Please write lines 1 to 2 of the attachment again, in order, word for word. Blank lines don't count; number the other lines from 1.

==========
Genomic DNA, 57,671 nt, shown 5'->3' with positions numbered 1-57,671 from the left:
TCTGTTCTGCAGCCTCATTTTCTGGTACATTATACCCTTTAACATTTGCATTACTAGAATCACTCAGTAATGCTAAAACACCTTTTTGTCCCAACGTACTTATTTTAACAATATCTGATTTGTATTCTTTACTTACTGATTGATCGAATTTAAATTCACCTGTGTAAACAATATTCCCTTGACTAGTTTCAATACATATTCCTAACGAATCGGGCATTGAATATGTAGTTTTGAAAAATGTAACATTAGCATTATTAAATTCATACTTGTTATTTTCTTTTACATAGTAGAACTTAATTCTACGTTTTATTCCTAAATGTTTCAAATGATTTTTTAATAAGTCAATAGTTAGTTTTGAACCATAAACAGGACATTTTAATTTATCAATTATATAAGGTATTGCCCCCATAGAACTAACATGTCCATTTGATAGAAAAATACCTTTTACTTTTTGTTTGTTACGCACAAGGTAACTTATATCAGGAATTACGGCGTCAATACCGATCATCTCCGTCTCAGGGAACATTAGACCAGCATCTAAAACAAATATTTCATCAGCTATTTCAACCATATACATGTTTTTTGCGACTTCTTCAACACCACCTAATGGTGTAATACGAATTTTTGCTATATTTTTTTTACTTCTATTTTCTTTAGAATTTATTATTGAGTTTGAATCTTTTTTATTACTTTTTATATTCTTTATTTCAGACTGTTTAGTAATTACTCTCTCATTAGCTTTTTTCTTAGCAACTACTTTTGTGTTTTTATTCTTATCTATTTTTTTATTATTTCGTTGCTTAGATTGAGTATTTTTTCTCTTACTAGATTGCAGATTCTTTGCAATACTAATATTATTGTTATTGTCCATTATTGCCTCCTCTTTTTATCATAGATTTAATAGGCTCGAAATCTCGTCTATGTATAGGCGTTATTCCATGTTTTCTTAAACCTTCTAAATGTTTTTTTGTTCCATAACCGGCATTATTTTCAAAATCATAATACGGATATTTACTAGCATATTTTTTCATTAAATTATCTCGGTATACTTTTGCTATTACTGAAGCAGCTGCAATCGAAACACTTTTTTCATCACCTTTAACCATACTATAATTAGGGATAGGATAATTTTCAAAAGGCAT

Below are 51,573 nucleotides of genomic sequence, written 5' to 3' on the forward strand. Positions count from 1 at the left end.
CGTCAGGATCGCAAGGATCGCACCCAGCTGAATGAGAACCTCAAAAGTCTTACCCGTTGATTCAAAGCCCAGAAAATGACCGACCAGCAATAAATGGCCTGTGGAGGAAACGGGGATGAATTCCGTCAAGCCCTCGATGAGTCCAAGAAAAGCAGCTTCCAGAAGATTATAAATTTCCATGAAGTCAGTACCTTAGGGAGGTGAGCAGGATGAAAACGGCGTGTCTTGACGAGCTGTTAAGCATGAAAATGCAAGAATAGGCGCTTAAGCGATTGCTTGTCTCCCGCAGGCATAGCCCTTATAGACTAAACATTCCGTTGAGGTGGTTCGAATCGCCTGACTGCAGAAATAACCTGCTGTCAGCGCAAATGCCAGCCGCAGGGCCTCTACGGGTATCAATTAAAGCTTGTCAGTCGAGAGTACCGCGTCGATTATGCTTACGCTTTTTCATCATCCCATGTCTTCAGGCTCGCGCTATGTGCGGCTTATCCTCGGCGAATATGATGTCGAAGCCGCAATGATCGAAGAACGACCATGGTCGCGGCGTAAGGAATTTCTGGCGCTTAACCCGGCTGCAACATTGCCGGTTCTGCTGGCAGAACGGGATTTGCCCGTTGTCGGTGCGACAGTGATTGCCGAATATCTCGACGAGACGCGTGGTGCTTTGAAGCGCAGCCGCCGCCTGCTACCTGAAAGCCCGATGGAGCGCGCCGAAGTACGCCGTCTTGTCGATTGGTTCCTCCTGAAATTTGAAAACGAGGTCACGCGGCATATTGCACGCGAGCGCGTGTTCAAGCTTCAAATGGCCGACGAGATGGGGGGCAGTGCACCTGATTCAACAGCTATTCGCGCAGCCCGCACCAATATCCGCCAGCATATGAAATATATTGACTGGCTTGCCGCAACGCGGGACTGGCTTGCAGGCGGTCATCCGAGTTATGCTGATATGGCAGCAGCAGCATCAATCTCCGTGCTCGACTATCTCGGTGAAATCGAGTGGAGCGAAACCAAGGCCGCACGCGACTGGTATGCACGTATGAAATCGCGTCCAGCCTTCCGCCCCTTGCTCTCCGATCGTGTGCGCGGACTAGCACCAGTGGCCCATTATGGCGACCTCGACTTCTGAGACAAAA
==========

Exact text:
Genomic DNA, 57,671 nt, shown 5'->3' with positions numbered 1-57,671 from the left:
TCTGTTCTGCAGCCTCATTTTCTGGTACATTATACCCTTTAACATTTGCATTACTAGAATCACTCAGTAATGCTAAAACACCTTTTTGTCCCAACGTACTTATTTTAACAATATCTGATTTGTATTCTTTACTTACTGATTGATCGAATTTAAATTCACCTGTGTAAACAATATTCCCTTGACTAGTTTCAATACATATTCCTAACGAATCGGGCATTGAATATGTAGTTTTGAAAAATGTAACATTAGCATTATTAAATTCATACTTGTTATTTTCTTTTACATAGTAGAACTTAATTCTACGTTTTATTCCTAAATGTTTCAAATGATTTTTTAATAAGTCAATAGTTAGTTTTGAACCATAAACAGGACATTTTAATTTATCAATTATATAAGGTATTGCCCCCATAGAACTAACATGTCCATTTGATAGAAAAATACCTTTTACTTTTTGTTTGTTACGCACAAGGTAACTTATATCAGGAATTACGGCGTCAATACCGATCATCTCCGTCTCAGGGAACATTAGACCAGCATCTAAAACAAATATTTCATCAGCTATTTCAACCATATACATGTTTTTTGCGACTTCTTCAACACCACCTAATGGTGTAATACGAATTTTTGCTATATTTTTTTTACTTCTATTTTCTTTAGAATTTATTATTGAGTTTGAATCTTTTTTATTACTTTTTATATTCTTTATTTCAGACTGTTTAGTAATTACTCTCTCATTAGCTTTTTTCTTAGCAACTACTTTTGTGTTTTTATTCTTATCTATTTTTTTATTATTTCGTTGCTTAGATTGAGTATTTTTTCTCTTACTAGATTGCAGATTCTTTGCAATACTAATATTATTGTTATTGTCCATTATTGCCTCCTCTTTTTATCATAGATTTAATAGGCTCGAAATCTCGTCTATGTATAGGCGTTATTCCATGTTTTCTTAAACCTTCTAAATGTTTTTTTGTTCCATAACCGGCATTATTTTCAAAATCATAATACGGATATTTACTAGCATATTTTTTCATTAAATTATCTCGGTATACTTTTGCTATTACTGAAGCAGCTGCAATCGAAACACTTTTTTCATCACCTTTAACCATACTATAATTAGGGATAGGATAATTTTCAAAAGGCAT